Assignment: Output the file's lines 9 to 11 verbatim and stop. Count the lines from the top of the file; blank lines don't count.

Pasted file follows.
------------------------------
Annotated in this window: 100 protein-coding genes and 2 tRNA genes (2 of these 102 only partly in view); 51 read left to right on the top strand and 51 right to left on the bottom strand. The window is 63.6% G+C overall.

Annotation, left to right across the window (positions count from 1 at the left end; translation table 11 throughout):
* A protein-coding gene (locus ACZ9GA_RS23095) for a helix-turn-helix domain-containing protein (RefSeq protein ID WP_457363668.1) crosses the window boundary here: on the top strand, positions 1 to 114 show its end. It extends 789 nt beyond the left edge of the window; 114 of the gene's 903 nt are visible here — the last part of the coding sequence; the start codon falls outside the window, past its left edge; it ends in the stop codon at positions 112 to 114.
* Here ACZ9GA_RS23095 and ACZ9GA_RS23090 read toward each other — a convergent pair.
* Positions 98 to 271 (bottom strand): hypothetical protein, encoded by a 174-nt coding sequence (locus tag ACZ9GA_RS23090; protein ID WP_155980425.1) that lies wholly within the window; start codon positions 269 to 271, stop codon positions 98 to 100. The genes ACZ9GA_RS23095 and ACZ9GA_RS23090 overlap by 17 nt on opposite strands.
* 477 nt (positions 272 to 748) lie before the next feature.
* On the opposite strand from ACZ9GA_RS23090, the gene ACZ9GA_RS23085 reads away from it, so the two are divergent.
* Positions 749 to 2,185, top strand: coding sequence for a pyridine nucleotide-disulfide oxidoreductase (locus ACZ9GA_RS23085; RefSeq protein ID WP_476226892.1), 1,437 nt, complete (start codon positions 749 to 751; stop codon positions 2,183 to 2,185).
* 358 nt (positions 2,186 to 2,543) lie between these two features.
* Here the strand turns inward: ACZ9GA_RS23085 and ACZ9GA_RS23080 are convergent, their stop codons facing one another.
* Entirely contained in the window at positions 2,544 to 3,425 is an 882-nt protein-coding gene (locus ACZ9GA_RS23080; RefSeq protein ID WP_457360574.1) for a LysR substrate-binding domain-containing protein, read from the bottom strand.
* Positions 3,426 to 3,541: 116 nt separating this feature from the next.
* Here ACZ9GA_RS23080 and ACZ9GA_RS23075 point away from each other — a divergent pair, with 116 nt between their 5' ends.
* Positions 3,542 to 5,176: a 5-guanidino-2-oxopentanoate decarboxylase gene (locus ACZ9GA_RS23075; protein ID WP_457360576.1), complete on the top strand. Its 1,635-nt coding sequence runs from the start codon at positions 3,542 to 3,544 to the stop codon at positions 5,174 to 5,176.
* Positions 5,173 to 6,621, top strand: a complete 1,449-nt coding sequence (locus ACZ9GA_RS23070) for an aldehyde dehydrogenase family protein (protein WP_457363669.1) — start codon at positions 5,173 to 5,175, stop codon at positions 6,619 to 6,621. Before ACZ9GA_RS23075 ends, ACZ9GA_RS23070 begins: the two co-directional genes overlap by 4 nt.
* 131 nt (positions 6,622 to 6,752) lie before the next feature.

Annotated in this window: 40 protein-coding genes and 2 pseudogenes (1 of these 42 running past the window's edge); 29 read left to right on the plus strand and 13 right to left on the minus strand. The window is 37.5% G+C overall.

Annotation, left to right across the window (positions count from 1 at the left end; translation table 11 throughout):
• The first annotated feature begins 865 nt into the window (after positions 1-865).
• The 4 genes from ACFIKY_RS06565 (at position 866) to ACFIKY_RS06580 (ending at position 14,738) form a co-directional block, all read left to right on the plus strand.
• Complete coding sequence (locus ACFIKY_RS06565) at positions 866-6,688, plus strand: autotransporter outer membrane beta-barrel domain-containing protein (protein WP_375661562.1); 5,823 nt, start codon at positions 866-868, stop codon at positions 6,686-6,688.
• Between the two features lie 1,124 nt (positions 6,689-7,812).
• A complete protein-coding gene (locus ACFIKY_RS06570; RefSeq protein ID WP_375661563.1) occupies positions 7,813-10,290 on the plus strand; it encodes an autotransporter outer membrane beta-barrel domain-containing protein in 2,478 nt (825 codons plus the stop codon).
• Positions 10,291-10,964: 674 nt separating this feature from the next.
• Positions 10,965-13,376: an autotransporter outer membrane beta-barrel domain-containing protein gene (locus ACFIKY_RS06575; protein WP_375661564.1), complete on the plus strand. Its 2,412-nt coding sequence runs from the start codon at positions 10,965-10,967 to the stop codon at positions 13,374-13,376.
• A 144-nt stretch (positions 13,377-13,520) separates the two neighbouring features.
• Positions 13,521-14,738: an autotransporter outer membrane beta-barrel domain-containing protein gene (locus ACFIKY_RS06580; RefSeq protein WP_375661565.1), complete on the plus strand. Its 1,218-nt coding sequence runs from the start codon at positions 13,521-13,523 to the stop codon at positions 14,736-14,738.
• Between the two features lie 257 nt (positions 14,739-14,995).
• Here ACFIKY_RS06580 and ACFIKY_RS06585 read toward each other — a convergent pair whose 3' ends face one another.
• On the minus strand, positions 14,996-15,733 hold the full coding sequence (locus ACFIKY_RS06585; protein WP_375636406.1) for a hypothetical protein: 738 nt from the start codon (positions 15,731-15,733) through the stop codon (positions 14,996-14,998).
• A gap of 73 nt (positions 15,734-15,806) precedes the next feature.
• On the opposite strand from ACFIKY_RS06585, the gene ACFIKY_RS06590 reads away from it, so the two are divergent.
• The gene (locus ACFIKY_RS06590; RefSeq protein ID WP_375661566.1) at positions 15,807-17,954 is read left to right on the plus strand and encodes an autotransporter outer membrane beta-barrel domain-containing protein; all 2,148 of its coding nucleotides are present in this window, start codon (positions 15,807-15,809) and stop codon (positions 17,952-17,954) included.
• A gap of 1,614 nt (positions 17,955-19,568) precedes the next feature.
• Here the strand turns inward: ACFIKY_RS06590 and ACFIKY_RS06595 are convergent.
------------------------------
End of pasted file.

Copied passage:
* 358 nt (positions 2,186 to 2,543) lie between these two features.
* Here the strand turns inward: ACZ9GA_RS23085 and ACZ9GA_RS23080 are convergent, their stop codons facing one another.
* Entirely contained in the window at positions 2,544 to 3,425 is an 882-nt protein-coding gene (locus ACZ9GA_RS23080; RefSeq protein ID WP_457360574.1) for a LysR substrate-binding domain-containing protein, read from the bottom strand.